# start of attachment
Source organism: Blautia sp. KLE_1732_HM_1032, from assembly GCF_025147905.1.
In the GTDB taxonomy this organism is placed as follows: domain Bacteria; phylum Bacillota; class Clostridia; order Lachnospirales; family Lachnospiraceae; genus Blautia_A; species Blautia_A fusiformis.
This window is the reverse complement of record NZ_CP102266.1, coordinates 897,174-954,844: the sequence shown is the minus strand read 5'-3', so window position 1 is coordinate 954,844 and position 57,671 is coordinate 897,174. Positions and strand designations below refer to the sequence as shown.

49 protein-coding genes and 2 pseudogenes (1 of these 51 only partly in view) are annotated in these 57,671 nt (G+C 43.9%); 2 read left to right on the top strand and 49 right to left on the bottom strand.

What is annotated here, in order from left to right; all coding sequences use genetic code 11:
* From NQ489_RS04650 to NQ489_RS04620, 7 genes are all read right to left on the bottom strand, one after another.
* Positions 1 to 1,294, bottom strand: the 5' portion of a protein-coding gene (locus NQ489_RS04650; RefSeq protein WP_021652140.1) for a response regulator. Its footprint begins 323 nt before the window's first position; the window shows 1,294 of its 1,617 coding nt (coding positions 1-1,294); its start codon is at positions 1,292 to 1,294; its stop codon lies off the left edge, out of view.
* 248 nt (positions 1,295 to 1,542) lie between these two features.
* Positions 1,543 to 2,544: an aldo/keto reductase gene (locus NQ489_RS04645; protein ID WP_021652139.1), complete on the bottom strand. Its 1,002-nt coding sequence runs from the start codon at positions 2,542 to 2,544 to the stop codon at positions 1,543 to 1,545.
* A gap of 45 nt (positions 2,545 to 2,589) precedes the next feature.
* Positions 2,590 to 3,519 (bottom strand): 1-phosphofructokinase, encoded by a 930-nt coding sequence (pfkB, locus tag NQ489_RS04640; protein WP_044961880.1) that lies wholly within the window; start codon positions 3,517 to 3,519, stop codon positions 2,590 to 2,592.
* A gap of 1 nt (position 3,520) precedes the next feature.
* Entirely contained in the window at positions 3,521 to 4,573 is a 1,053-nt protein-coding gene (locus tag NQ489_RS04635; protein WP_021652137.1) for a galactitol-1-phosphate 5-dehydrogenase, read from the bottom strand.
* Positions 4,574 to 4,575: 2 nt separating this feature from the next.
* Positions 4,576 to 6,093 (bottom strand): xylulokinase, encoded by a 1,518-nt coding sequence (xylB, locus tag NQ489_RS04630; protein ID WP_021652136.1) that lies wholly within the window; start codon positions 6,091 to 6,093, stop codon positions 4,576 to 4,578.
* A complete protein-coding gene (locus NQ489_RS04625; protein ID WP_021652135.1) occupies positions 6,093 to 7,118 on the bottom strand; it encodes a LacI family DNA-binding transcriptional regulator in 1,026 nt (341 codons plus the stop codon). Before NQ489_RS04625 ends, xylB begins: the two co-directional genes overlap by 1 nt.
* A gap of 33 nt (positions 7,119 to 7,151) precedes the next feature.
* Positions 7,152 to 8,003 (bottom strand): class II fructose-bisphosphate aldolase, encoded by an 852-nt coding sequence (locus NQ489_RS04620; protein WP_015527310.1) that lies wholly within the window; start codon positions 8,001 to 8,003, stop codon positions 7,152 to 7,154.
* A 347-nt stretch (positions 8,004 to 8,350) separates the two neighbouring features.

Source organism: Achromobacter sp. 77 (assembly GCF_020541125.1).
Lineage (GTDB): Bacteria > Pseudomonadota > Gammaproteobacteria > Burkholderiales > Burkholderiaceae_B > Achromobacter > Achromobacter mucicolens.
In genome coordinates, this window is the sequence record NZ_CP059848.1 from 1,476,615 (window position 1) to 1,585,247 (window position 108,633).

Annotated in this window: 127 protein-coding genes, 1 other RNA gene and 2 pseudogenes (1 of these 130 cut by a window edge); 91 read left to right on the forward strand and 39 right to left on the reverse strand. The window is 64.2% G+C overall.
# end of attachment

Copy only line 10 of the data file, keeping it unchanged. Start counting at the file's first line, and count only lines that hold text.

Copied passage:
* A gap of 45 nt (positions 2,545 to 2,589) precedes the next feature.